During period 68 of FIG. 11, a logic "1" is held in the memory cell, causing +6 V to be applied to one address electrode. The +6 volt bias causes the mirror to rotate a small amount towards the electrode. At the beginning of period 70, a -12 V bias signal is then applied to the mirror causing the mirror to deflect to the landing electrode, thus latching the deflection polarity of period 68. After the mirror is biased, new data may be written to the memory cell causing the polarity of the address signals to change, as shown for period 72. Because of the latching effects of the DMD, the new data does not effect the bistable position of the mirror. When the mirror bias voltage is removed, the mirror may move to represent the present polarity of the address electrode bias.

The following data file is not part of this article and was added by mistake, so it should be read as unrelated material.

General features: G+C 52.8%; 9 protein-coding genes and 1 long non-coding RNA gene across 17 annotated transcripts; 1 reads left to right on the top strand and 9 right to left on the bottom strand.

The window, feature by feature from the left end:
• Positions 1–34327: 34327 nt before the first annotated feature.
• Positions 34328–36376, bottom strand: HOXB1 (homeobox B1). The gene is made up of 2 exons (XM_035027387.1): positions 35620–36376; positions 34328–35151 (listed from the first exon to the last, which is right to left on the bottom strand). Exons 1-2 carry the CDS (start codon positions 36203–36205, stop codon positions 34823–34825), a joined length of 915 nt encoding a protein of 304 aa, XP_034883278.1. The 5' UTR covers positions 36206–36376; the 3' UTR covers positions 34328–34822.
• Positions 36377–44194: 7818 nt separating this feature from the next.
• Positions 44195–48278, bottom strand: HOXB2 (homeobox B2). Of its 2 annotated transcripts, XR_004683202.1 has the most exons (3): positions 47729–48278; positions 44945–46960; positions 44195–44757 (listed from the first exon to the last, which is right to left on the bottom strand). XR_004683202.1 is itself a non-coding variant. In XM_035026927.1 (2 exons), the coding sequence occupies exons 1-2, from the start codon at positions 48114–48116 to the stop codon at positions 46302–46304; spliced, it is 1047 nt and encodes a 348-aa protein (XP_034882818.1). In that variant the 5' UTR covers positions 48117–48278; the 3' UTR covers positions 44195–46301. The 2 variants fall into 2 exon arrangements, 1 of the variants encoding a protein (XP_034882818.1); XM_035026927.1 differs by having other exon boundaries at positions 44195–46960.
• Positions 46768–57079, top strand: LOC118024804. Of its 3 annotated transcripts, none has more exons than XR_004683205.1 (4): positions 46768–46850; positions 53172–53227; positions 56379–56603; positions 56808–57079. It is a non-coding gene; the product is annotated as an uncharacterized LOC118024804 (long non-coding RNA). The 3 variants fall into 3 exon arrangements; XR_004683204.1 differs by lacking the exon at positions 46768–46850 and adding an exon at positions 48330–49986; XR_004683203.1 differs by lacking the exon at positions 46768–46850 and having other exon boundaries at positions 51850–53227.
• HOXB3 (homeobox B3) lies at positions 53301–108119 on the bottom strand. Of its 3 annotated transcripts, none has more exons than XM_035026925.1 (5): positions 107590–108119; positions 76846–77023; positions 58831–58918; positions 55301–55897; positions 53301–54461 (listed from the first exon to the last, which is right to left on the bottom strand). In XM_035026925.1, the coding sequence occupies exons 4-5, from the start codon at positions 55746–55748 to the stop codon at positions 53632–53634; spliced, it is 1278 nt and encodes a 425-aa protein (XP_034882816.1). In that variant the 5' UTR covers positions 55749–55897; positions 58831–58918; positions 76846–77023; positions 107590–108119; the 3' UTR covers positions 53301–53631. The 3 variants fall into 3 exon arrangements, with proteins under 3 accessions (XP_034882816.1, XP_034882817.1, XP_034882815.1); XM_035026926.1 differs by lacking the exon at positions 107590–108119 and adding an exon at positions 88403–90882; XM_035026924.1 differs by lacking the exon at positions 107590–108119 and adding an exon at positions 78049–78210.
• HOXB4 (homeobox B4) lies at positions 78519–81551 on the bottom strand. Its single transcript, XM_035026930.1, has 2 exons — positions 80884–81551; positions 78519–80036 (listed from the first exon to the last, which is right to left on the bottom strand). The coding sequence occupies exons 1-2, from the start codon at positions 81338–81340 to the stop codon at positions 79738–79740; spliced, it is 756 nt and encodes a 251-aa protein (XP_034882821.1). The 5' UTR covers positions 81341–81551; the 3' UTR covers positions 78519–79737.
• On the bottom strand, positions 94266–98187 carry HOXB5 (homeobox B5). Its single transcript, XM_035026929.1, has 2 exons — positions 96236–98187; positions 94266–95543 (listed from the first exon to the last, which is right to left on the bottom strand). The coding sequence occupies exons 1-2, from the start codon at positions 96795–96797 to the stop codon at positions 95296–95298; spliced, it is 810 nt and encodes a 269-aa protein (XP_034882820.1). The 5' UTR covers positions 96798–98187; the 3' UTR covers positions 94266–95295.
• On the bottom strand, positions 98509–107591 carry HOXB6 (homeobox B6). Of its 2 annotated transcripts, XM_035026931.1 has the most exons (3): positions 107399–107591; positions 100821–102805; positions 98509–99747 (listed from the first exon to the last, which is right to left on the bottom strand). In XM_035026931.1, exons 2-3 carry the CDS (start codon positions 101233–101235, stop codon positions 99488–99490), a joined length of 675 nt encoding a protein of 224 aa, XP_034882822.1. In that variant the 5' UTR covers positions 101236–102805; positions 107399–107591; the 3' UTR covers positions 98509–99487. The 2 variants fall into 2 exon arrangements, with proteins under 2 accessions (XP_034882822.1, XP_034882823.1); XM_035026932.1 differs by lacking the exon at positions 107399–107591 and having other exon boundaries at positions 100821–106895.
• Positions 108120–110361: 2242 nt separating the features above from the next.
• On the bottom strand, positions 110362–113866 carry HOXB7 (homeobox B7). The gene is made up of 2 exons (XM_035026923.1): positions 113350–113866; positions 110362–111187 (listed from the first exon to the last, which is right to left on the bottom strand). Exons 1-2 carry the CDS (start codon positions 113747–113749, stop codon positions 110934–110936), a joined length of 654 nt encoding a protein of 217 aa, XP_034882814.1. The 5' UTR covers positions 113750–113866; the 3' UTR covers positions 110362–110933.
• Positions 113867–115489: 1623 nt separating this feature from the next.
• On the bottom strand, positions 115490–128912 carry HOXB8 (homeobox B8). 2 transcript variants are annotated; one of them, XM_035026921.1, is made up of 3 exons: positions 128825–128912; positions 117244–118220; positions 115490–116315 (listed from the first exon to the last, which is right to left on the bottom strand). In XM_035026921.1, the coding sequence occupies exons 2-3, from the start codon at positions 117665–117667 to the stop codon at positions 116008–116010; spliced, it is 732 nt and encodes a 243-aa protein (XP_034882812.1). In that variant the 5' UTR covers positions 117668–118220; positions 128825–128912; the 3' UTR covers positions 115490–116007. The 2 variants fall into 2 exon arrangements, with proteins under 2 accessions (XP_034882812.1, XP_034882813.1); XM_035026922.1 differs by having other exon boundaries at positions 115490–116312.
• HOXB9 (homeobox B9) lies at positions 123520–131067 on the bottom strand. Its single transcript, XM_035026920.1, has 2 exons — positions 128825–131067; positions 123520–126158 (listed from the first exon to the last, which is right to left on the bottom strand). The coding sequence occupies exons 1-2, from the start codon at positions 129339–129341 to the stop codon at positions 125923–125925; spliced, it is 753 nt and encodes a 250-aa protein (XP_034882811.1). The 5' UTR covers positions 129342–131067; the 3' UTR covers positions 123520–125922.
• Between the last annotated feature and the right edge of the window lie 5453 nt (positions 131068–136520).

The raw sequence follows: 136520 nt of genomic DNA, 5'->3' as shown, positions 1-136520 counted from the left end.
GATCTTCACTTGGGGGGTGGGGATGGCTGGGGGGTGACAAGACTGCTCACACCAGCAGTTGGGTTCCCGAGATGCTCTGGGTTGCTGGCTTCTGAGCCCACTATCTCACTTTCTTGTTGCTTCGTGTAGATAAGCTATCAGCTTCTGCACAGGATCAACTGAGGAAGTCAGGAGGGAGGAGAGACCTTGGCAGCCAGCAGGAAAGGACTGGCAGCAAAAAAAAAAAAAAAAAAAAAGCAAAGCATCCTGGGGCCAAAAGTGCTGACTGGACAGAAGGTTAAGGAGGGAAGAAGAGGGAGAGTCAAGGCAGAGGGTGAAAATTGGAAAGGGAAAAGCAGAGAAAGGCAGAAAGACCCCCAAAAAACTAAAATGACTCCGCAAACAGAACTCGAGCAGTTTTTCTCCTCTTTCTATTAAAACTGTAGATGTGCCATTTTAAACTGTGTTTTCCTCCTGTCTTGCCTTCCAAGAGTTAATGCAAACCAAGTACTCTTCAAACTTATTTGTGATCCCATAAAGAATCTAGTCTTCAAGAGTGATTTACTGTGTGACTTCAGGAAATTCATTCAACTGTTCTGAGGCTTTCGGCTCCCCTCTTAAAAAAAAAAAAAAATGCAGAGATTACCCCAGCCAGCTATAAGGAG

Often, the mirror tip is stuck to the landing electrode and will not reset on its own. When this occurs, a reset sequence is required to break the mirror free from the landing electrode. The reset sequence is typically a series of reset pulses. Five (5) reset pulses are shown in period 74 of FIG. 11. The purpose of the reset pulses is to store mechanical energy in the mirror in order to spring the mirror away from the landing electrodes, thereby freeing any mirrors that may have been stuck on the landing electrodes. The reset pulses increase the electrostatic attraction between the mirror and both of the address electrodes and are typically chosen to be equal to a plate mode resonant frequency of the mirror, approximately 5 MHz, which is faster than the response time of the mirrors. Because the resonant frequency of the hinges is a much lower frequency, the hinges are not damaged by the resonance.